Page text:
If a hero can only be as good as his villain, then there's a reason Tom Hanks is so good in "Captain Phillips": Barkhad Abdi.
Abdi plays Muse, the leader of a skeleton crew of Somali pirates who overtake an American cargo ship and kidnap the captain. Though the part of a gun-wielding hijacker could easily be played with mustache-twirling villainy, Abdi's performance conveys all the grey-shaded nuance of a desperate man reacting to a complex and unfair world.
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While his performance is garnering early Oscar buzz, what makes it even more impressive is that this was Abdi's first time acting. Not long ago, Abdi was a limo driver in Minneapolis, Minnesota, home of the largest Somali population in the United States. Then one day, he answered an open casting call, where he was pitted against several hundred contestants.
At the casting call, Abdi, who escaped war-torn Somalia at age six, formed an audition group with his friends Barkhad Abdirahman, Faysal Ahmed, and Mahat M. Ali. Some two weeks later, the foursome was flown to Los Angeles, where director Paul Greengrass delivered the life-changing news: they were going to play the hijackers in "Captain Phillips."
"We just jumped right into the ocean. Right into the ocean with our clothes on. It was just really exciting," Abdi told Yahoo Movies during an interview at the Four Seasons hotel in Beverly Hills. "It was exciting. We didn’t believe we got it. It was just happy. Faysal started it and I wanted to swim, too. I didn’t know how to swim though."
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He would soon learn though. "We spent a lot of time in the water. We had about a month and a half training," said Abdi. "We would wake up in the morning and we'd have swimming training, and after that, we'd go and have fighting training, and climbing, guns. In the afternoon, after lunch, we would go and do skiffs training, all afternoon doing skiffs. I had to learn how to stand still on a skiff that’s going fast. That helped a lot because it’s just easier for me to become the character. "
And become the character he would, so much so that he thoroughly impressed a man who knows a thing or two about inhabiting a character: Tom Hanks. "Berkhad Abdi is an extremely thoughtful man. He put great importance on the job that he was doing, and the portrayal of Muse every single day," Hanks told Yahoo Movies in a phone interview. "He's a mysterious dude, and it came out."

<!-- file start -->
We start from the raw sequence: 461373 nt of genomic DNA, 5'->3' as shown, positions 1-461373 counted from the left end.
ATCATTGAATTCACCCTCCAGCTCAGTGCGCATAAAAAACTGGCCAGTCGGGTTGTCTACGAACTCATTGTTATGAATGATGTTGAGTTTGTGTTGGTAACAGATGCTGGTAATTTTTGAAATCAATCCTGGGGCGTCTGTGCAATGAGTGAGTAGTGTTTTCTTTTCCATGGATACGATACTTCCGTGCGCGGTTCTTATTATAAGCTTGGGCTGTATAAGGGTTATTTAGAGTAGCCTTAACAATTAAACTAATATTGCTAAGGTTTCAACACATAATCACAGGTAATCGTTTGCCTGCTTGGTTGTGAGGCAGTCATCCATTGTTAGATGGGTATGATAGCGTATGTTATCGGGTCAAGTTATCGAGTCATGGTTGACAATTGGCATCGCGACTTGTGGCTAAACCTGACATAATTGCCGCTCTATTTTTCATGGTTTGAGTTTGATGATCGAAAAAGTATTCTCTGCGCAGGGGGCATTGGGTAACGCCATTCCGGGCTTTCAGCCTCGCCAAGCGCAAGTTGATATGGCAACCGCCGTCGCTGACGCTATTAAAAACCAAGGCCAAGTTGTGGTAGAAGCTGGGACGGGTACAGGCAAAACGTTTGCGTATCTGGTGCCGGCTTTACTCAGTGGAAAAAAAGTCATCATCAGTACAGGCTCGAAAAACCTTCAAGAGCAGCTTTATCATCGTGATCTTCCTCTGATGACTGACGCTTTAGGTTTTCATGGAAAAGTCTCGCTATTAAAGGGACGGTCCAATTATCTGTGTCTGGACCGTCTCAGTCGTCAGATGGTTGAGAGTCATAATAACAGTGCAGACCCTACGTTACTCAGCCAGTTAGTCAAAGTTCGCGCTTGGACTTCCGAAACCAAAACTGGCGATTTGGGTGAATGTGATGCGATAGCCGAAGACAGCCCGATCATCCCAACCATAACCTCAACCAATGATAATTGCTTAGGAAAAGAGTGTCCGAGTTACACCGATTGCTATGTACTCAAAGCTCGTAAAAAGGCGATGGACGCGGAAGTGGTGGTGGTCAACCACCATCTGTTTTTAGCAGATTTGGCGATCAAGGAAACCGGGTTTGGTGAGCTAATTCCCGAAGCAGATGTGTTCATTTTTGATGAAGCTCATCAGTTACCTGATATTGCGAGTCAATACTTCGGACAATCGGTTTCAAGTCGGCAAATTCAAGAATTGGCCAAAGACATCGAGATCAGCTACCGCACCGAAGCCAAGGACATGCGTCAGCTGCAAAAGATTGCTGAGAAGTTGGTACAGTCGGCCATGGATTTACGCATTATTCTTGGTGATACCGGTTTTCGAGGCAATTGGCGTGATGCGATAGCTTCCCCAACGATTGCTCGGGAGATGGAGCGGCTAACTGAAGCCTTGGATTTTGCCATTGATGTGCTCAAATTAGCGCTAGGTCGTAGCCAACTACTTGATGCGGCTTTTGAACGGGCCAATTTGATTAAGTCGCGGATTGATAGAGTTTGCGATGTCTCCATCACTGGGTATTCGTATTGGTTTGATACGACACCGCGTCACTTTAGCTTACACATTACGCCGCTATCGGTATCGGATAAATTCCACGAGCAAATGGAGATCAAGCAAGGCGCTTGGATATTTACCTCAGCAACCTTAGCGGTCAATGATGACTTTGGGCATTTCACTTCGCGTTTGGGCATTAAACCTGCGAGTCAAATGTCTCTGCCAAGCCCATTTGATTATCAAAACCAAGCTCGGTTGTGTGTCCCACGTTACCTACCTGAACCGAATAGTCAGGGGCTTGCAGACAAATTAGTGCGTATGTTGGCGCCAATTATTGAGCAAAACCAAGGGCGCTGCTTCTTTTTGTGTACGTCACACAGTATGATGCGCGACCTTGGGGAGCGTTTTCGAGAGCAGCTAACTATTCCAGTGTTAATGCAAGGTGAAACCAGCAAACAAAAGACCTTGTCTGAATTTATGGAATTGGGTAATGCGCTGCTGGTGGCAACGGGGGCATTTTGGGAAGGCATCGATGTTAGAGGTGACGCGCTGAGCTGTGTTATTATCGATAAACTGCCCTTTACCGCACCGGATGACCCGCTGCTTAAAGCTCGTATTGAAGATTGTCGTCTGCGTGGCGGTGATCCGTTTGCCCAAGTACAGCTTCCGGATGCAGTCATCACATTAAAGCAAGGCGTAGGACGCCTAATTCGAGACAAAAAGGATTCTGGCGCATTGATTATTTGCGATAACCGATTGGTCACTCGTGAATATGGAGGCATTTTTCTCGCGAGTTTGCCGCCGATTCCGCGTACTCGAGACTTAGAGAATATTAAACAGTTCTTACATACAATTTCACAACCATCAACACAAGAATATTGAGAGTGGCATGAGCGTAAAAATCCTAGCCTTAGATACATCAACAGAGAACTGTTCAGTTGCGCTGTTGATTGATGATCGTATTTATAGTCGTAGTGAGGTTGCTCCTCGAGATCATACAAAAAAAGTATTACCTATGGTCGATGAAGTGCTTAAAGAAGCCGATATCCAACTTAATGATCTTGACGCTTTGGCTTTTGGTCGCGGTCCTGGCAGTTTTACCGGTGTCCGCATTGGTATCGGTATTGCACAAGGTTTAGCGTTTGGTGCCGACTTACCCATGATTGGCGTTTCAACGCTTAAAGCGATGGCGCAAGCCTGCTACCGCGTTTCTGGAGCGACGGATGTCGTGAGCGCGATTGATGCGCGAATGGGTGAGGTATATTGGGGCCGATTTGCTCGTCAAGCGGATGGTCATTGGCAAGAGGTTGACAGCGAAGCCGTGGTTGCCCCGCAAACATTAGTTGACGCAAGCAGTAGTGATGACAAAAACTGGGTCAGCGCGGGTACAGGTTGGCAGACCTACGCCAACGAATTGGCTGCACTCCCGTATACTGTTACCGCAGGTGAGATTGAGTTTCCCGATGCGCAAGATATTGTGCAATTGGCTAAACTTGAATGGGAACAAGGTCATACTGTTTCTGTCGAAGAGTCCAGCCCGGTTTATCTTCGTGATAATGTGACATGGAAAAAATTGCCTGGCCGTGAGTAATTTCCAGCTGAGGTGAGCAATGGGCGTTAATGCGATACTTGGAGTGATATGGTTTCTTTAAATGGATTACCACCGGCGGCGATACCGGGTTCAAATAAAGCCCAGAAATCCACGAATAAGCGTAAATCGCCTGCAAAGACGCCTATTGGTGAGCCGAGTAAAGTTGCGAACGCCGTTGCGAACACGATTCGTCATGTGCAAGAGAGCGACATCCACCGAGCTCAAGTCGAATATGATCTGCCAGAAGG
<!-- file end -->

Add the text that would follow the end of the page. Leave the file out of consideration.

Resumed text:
To keep that mystery heightened, instead of doing a meet and greet before filming started, Greengrass kept the Somali pirates separate from Hanks and his crew until shooting the scene where the pirates take over the ship (shown above).
"That scene it was the one we did the audition for. I thought about it a lot of ways and I knew it was really important for the movie, because there is no reason why the director would choose that scene to do the casting and auditioning for only that scene. And now, he’s not going to let me see Tom because of that scene," said Abdi. "I thought about it a lot of ways and finally I let go. I believe that I'm the character. I remember that night, I couldn’t sleep. I was up for a while and I came there and I didn’t have enough sleep and I just said, 'Never mind Tom, it’s not him.' And we became the characters. And we just did it. That’s the line, when the line comes out, 'I’m the captain.' I didn’t even know. It wasn’t part of the script. It was just something that came out of me, because I believed so much that I was the character, that I just become it. I just let go."
That's right; the trailer-making money line was adlibbed by Abdi, a novice, untrained actor, on the spot.
"There was a gajillion moments in the course of improving in that. We did not rehearse that scene until after we had done it four or five times just completely on adrenaline," said Hanks. "We reacted to whatever the guys did. And the first time they came barreling in was the first time we laid eyes on 'em, and really we were petrified. The second time they came in, everybody was doing brand new stuff that we had to adjust to. You know those guys might have been doing their first movie, but they're all actors. They all have a natural ability to pretend and make believe."
And to make us believe, not just in the veracity of Muse, but in the ability of Barkhad Abdi.
"Captain Phillips" is in theaters now.
See Barkhad Abdi and Tom Hanks in the "Captain Phillips" theatrical trailer: